While 40 per cent of revenue should come from subscriptions, he says a choice between advertising or subscriptions is “a false dichotomy, you can have your cake and eat it”.

And of course the challenge of churn, which has “begun in earnest now”, he says, pointing to the dynamic of predictive models, the value of personalisation, and opportunities in e-commerce – “if you’re a publisher, you can have a shop,” he says – plus high-margin e-learning, with “lots of good examples”.

A list of subscription triggers starts with “reliable and accurate scientific reporting”, data visualisations, pop-up newsletters, live blogging, and the “conversion monster” of instant analysis. Plus live streaming of local sport, and podcasting, “but not as we knew it” driving huge growth in Spain, and with four-out-of-ten Australians saying they would pay “just for the podcast”.

Another winner is Gannett’s personalized fact-checking service, which promises to verify information within 24 hours… and no doubt, delivers a tip or two into the bargain.

Finally Señor has 11 strong campaigns that sell journalism, among them from the New Zealand Herald, the South China Morning Post, the New York Times, the Financial Times, and De Morgen’s “kaleidoscope”.

A couple of examples of Innovation’s innovation are a great way to finish up on what’s possible. Kenya’s Standard Group has been transformed, intake editor Kizito Namulanda says, through converged newsroom operations – where “we just turn around and we have a meeting” – multimedia, diversification and a new CMS. A new staff structure and workflows are designed to foster consultation “all the time” and supported by a collegiate style of management. But the change requires “a complete mind shift” he says. “It cannot work with the old”.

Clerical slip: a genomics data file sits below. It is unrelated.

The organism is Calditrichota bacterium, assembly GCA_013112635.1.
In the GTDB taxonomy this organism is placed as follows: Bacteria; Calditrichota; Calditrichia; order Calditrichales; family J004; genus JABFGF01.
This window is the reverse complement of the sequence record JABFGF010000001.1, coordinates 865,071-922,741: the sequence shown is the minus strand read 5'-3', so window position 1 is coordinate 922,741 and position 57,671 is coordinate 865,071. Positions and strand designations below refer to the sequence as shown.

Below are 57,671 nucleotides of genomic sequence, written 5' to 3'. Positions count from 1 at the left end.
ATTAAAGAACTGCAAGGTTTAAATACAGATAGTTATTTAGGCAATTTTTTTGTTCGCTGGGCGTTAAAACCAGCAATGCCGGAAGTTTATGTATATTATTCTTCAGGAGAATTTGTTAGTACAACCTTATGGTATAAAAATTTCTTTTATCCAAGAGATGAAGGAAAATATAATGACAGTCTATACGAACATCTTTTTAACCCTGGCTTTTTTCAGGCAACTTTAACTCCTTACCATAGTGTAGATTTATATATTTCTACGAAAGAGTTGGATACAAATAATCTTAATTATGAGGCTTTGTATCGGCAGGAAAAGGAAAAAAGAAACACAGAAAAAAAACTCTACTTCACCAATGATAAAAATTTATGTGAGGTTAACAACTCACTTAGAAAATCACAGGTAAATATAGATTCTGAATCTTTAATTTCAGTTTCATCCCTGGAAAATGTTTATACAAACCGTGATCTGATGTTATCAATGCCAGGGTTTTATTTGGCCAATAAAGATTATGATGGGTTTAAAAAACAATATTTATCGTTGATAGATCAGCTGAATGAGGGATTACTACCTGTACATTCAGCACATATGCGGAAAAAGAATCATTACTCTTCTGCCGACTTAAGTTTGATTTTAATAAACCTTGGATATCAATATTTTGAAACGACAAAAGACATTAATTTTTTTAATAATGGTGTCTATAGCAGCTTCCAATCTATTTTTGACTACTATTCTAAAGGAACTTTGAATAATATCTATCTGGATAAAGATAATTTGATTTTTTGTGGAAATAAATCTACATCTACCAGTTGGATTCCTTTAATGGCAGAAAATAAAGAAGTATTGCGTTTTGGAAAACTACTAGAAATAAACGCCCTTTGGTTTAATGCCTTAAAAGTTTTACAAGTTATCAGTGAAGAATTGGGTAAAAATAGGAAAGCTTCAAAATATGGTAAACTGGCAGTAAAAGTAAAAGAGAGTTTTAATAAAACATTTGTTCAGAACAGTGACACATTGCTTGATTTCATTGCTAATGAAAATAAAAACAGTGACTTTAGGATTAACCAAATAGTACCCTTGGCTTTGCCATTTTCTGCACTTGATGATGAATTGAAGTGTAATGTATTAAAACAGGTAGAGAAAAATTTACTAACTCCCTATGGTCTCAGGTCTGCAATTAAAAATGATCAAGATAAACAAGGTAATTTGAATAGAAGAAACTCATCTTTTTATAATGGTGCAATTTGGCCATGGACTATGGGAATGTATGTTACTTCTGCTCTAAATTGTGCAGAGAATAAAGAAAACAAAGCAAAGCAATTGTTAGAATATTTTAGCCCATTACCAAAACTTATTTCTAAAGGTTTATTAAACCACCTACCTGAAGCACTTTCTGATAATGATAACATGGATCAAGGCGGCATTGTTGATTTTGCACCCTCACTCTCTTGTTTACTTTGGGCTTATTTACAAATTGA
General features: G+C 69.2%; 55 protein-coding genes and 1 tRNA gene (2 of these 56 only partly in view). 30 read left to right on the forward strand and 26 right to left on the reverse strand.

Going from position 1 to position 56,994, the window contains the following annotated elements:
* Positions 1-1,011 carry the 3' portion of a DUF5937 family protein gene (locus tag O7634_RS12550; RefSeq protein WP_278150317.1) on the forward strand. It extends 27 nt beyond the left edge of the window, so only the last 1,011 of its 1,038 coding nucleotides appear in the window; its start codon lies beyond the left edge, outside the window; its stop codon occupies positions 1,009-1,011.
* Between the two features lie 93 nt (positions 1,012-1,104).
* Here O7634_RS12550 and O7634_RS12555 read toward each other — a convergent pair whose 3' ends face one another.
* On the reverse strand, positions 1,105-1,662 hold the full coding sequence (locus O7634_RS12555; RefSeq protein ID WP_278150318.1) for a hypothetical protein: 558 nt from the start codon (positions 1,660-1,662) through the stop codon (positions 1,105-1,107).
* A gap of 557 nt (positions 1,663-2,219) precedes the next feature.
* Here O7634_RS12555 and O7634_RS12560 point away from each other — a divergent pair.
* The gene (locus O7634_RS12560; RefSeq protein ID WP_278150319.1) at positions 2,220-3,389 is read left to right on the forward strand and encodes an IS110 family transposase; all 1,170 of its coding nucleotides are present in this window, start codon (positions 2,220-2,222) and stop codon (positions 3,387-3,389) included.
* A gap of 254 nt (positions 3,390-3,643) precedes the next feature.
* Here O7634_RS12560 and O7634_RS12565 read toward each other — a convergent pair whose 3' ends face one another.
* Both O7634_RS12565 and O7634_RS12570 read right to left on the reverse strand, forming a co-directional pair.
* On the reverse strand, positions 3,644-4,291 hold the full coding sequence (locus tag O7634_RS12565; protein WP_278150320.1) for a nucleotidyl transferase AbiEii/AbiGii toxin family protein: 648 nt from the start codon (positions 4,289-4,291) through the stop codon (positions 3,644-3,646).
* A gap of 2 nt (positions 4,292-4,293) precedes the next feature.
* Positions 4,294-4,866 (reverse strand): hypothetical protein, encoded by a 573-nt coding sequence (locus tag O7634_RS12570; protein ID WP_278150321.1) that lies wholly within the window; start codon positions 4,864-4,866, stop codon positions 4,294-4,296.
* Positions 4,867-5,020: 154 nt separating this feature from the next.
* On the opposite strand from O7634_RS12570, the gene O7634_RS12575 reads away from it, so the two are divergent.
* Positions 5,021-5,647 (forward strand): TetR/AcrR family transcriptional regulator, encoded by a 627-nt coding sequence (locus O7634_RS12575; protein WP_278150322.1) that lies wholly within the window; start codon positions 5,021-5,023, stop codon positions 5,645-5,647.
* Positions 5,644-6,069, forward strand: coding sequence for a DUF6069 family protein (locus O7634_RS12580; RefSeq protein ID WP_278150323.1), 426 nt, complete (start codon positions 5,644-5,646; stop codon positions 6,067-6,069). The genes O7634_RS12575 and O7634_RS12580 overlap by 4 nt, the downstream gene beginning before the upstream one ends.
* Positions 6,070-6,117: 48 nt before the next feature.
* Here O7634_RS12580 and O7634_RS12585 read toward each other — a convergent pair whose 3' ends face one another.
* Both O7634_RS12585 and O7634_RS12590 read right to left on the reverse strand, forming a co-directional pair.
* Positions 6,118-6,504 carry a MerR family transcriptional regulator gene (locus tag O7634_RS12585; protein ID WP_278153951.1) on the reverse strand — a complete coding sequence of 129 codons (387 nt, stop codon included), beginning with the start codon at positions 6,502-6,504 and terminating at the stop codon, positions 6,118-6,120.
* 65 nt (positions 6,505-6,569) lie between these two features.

Kathleen Capetta also got used to change when she moved from Maine to Compass Media in the Cayman Islands with her three children, only to find the business had been sold, and “do I want to run it”.

That was January 2019, and with the help of Señor’s firm, things had been going pretty well until… you guessed. COVID-19.

“It had been a great adventure in paradise, three little islands, but the fifth-largest financial centre in the world,” she says. “The challenge was to go from a legacy company losing almost a million a year, via a relaunch, to beating budgets the following March.

“The beach was empty as Cayman closed its borders. Revenue evaporated, and I was locked in my bathroom in what was almost a police state for three months.

“I was laying off 20 people by phone, then crawling into bed to cry,” she says. The paper was cut to one day a week, 30 per cent of staff had to go, and restrictions meant key people couldn’t be brought in.

Strategy pillars included expecting ‘biblical plague’ levels, remembering that “your time and energy” sets the tone, and focusing on strong teams rather than superstars, painful though that might be. She says she also learned the importance of training editors in the business side, helping people get through anxiety, and “treating everyone with respect”.

On the positive side, Capetta says they tripled the digital audience, and were able to facilitate tech advances including a paywall and AR.

Maybe they’ll be ready for synthetic media and virtual hip-hop soon too.

Peter Coleman

Sections: Newsmedia industry